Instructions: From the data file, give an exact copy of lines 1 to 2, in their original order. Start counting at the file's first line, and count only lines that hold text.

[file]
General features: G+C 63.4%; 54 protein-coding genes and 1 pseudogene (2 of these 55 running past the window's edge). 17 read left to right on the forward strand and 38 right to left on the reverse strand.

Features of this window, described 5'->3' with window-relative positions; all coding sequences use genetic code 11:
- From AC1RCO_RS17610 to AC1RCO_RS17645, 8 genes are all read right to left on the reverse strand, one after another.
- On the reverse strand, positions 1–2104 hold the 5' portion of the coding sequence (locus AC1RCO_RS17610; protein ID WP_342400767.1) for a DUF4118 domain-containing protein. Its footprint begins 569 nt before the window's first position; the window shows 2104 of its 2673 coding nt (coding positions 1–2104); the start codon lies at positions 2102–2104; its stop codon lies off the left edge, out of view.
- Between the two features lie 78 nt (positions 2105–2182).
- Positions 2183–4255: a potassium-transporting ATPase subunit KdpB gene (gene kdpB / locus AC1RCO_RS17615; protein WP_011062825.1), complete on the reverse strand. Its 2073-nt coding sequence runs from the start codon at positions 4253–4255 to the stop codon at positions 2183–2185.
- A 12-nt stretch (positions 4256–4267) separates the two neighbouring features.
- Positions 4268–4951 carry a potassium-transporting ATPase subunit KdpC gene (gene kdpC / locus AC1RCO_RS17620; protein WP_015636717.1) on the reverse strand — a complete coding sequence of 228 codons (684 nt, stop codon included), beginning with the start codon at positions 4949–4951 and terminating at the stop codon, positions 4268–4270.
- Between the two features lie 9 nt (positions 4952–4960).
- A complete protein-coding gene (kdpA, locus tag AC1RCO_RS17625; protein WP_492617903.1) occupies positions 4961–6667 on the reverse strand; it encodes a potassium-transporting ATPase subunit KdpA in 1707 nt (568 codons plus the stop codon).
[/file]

General features: G+C 63.4%; 54 protein-coding genes and 1 pseudogene (2 of these 55 running past the window's edge). 17 read left to right on the forward strand and 38 right to left on the reverse strand.

Features of this window, described 5'->3' with window-relative positions; all coding sequences use genetic code 11: